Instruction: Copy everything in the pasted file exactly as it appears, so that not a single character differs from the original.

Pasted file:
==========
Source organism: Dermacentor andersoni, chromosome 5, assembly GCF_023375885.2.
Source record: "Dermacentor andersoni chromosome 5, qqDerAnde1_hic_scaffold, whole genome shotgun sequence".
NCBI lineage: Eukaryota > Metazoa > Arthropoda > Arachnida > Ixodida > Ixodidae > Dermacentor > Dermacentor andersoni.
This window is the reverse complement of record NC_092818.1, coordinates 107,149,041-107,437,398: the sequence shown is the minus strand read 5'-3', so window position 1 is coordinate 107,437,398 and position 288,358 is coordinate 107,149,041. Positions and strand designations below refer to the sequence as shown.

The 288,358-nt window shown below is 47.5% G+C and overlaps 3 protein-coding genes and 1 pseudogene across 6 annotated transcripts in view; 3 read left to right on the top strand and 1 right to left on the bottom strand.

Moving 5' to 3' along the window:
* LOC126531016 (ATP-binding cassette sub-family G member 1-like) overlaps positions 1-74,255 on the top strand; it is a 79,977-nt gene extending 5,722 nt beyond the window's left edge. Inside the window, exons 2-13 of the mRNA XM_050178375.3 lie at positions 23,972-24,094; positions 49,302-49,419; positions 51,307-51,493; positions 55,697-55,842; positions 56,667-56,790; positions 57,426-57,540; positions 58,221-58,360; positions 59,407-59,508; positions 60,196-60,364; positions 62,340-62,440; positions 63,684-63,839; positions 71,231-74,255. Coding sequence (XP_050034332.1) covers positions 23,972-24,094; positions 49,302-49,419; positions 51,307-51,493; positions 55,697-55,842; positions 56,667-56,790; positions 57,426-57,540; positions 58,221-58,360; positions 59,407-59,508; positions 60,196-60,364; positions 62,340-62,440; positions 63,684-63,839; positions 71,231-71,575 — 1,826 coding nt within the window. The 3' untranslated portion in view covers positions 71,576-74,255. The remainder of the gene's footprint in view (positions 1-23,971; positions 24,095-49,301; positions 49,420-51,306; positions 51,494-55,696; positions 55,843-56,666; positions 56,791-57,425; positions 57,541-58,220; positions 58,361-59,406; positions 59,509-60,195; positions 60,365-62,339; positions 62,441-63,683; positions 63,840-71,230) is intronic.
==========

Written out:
Source organism: Dermacentor andersoni, chromosome 5, assembly GCF_023375885.2.
Source record: "Dermacentor andersoni chromosome 5, qqDerAnde1_hic_scaffold, whole genome shotgun sequence".
NCBI lineage: Eukaryota > Metazoa > Arthropoda > Arachnida > Ixodida > Ixodidae > Dermacentor > Dermacentor andersoni.
This window is the reverse complement of record NC_092818.1, coordinates 107,149,041-107,437,398: the sequence shown is the minus strand read 5'-3', so window position 1 is coordinate 107,437,398 and position 288,358 is coordinate 107,149,041. Positions and strand designations below refer to the sequence as shown.

The 288,358-nt window shown below is 47.5% G+C and overlaps 3 protein-coding genes and 1 pseudogene across 6 annotated transcripts in view; 3 read left to right on the top strand and 1 right to left on the bottom strand.

Moving 5' to 3' along the window:
* LOC126531016 (ATP-binding cassette sub-family G member 1-like) overlaps positions 1-74,255 on the top strand; it is a 79,977-nt gene extending 5,722 nt beyond the window's left edge. Inside the window, exons 2-13 of the mRNA XM_050178375.3 lie at positions 23,972-24,094; positions 49,302-49,419; positions 51,307-51,493; positions 55,697-55,842; positions 56,667-56,790; positions 57,426-57,540; positions 58,221-58,360; positions 59,407-59,508; positions 60,196-60,364; positions 62,340-62,440; positions 63,684-63,839; positions 71,231-74,255. Coding sequence (XP_050034332.1) covers positions 23,972-24,094; positions 49,302-49,419; positions 51,307-51,493; positions 55,697-55,842; positions 56,667-56,790; positions 57,426-57,540; positions 58,221-58,360; positions 59,407-59,508; positions 60,196-60,364; positions 62,340-62,440; positions 63,684-63,839; positions 71,231-71,575 — 1,826 coding nt within the window. The 3' untranslated portion in view covers positions 71,576-74,255. The remainder of the gene's footprint in view (positions 1-23,971; positions 24,095-49,301; positions 49,420-51,306; positions 51,494-55,696; positions 55,843-56,666; positions 56,791-57,425; positions 57,541-58,220; positions 58,361-59,406; positions 59,509-60,195; positions 60,365-62,339; positions 62,441-63,683; positions 63,840-71,230) is intronic.